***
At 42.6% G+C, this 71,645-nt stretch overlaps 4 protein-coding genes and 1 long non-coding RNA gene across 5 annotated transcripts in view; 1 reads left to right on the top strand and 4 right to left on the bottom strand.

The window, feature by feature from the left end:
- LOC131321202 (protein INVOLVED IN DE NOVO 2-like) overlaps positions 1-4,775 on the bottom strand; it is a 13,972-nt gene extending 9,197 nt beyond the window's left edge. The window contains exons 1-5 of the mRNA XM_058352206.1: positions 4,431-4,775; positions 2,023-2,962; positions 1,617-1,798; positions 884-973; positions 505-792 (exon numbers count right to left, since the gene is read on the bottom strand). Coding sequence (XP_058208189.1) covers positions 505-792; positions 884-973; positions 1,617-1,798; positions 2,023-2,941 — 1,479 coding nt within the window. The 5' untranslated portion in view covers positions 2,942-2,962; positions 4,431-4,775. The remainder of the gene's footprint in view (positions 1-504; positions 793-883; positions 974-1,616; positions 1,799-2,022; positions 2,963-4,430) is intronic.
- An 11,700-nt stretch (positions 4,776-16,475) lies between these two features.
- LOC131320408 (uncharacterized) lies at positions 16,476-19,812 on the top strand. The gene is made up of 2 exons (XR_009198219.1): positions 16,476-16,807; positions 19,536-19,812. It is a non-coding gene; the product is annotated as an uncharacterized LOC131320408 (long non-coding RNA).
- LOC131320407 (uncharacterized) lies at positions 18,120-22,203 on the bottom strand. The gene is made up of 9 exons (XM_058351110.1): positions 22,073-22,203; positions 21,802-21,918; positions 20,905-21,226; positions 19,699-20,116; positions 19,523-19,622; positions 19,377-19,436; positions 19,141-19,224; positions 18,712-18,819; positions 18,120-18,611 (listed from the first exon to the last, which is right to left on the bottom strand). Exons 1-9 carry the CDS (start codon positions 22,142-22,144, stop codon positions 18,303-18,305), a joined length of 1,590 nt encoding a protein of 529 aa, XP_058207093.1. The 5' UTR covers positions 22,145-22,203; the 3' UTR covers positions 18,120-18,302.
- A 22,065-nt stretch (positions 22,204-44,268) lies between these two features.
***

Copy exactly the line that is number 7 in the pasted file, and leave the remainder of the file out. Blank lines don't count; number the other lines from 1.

- A 22,065-nt stretch (positions 22,204-44,268) lies between these two features.